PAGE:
Bio: Rachel is Two-Spirit citizen of the Tlinglit Nation. She works every day to decolonize and re-indigenize her heart, mind, and spirit. She believes her ancestors are proud of her work.

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The Final Five: Youth Readers

The following books were considered along with I Can Make This Promise .

The Barren Grounds by David A. Robertson
Morgan and Eli, two Indigenous kids brought together by shared foster parents, find themselves in a fantastical parallel world with anthropomorphic animals living in blizzard-like conditions, all with one common mission: survival. Exploring themes of identity, connection to earth and nature, community, and found family, this novel interweaves elements of traditional Native stories with a coming-of-age tale in a masterful and compelling way.
Ericka Brunson, Community Librarian, Redmond Library

Healer of the Water Monster by Brian Young
Winner of the 2022 American Indian Youth Literature Best Middle Grade Book, this is a captivating adventure of a young Navajo boy named Nathan who is spending the summer with his grandma Nali. Life is not easy at Nali’s house on the reservation—no running water or electricity—but Nathan treasures the time he spends with her. After discovering the Water Monster, a Holy Being from the Navajo Creation Story, one night while out in the desert Nathan and the Water Monster go on an extraordinary quest to discover the cure for the Being’s mysterious illness.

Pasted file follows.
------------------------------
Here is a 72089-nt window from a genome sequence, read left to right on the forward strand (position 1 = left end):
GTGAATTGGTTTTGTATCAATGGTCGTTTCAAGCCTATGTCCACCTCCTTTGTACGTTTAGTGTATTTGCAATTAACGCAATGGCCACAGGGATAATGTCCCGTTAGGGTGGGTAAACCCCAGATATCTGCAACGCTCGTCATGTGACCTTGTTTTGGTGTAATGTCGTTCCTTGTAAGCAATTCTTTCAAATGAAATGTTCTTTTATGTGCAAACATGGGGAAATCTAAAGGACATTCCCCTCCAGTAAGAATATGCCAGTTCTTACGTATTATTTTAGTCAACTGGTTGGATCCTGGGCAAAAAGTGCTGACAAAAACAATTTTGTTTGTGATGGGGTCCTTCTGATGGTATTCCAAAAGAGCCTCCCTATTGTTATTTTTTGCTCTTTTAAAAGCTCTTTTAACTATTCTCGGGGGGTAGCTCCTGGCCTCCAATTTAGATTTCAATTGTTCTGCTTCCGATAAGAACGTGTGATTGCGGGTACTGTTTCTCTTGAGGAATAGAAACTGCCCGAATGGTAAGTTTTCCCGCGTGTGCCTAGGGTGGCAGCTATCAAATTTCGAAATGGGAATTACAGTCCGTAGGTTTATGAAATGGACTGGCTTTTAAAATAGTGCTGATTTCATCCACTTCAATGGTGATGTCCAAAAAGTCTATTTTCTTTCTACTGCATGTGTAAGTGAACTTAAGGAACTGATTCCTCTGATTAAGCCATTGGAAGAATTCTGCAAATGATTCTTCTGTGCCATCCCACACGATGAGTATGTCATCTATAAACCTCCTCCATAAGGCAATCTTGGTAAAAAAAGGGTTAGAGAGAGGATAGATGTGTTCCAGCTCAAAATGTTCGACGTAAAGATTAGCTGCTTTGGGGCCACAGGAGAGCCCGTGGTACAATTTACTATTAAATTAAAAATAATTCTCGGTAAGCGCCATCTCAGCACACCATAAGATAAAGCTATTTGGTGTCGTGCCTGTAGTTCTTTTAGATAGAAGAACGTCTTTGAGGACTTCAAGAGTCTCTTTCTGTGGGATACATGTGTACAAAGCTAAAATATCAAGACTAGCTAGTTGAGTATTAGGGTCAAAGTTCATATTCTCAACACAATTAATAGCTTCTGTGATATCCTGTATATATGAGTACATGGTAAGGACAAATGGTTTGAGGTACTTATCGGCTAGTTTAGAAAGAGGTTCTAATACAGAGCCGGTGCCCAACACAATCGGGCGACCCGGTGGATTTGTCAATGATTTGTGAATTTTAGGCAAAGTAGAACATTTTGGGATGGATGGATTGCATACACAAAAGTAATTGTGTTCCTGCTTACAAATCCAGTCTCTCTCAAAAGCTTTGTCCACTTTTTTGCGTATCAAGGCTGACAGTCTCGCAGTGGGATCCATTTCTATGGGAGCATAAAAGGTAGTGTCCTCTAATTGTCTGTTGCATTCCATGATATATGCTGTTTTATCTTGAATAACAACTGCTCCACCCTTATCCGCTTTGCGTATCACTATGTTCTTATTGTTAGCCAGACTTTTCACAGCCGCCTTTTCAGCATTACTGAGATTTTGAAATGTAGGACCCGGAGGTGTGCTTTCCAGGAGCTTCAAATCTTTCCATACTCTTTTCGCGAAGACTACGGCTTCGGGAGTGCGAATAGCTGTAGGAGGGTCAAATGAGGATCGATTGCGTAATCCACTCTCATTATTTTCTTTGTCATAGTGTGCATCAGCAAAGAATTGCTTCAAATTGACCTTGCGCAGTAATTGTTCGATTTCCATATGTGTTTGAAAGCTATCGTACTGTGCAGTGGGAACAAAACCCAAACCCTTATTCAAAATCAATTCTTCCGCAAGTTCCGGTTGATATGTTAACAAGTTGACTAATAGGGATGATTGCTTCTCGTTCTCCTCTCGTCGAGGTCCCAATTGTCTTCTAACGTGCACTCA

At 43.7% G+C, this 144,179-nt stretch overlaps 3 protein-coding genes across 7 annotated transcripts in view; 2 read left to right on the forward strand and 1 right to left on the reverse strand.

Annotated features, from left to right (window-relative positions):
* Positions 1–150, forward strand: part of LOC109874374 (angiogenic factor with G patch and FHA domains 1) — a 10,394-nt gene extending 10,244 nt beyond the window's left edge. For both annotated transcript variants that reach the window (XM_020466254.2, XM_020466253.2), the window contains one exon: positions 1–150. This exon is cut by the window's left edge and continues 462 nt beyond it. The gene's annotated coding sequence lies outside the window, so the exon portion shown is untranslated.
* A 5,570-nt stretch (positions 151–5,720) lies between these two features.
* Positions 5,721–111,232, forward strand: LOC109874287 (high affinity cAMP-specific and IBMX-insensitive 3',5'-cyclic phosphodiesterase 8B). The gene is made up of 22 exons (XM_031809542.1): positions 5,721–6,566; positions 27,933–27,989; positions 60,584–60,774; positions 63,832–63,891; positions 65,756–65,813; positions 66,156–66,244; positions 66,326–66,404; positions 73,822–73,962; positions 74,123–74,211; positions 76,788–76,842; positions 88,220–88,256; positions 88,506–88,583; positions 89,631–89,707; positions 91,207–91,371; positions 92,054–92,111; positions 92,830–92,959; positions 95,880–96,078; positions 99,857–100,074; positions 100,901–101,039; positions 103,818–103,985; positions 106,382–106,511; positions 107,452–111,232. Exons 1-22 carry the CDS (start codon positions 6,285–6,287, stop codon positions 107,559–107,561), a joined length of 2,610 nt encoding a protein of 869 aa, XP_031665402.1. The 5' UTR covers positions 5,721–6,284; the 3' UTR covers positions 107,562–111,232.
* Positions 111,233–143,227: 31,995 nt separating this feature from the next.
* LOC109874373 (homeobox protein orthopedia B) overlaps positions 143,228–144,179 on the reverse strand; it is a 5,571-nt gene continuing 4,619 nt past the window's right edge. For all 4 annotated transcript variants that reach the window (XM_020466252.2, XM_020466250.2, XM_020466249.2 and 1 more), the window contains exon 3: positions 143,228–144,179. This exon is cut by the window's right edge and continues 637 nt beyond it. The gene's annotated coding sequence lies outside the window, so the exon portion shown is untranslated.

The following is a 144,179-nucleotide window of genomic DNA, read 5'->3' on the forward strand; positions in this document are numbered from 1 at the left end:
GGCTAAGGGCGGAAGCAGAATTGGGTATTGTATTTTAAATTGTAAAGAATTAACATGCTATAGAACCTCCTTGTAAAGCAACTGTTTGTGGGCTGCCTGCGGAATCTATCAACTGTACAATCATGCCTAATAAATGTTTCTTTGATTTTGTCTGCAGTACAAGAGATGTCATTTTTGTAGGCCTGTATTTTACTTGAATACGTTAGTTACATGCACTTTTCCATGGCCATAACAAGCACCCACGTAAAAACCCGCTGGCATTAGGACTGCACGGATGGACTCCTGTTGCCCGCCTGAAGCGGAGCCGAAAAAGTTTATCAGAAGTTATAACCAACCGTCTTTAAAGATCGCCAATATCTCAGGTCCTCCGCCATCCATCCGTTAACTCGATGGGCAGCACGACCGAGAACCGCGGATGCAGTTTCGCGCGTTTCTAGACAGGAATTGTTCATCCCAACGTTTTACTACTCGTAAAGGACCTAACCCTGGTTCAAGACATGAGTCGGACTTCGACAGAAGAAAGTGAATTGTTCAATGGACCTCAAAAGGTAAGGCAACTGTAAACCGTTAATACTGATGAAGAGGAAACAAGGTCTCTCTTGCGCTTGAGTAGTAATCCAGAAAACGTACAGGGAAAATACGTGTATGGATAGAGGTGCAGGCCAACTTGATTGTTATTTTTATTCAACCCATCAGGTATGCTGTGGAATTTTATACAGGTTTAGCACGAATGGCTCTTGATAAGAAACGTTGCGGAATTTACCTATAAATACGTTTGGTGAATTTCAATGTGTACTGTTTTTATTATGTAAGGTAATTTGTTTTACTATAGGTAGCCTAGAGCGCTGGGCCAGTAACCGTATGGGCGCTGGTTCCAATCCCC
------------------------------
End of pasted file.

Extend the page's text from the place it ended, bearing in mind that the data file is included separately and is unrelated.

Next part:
Cheryl Weems, Youth Service Collection Development Librarian

Indian No More by Charlene Willing McManis with Traci Sorell
When the U.S. government’s Indian Relocation Program goes into effect, Regina and her family, part of the Umpqua tribe, are relocated from the Grand Ronde Tribes reservation in Oregon to Los Angeles, California. Knowing that the government says their tribe no longer exists, Regina struggles with her Native heritage and confronts stereotypes at every turn. Informed by McManis’ own life, this story provides insight into a piece of history often missing in retellings and textbooks.
Sami Kerzel, Community Librarian, Sunriver Library

We Are Water Protectors written by Carole Linstrom, illustrated by Michaela Goade
An Ojibwe girl takes a stand to protect the earth and her people’s water supply from the “black snake” of prophecy in this Caldecott Medal-winning picture book. Overall, Metis/Ojibwe author Linstrom and Tlingit/Haida artist Goade offer a melodic and exquisitely illustrated primer on the indigenous-led movement to protect the Earth’s freshwater resources. Written in response to the Dakota Access Pipeline Protests. Appropriate for elementary school aged children and up.
Roxanne M. Renteria, Community Librarian, La Pine Library

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        Page Last Modified Wednesday, March 8, 2023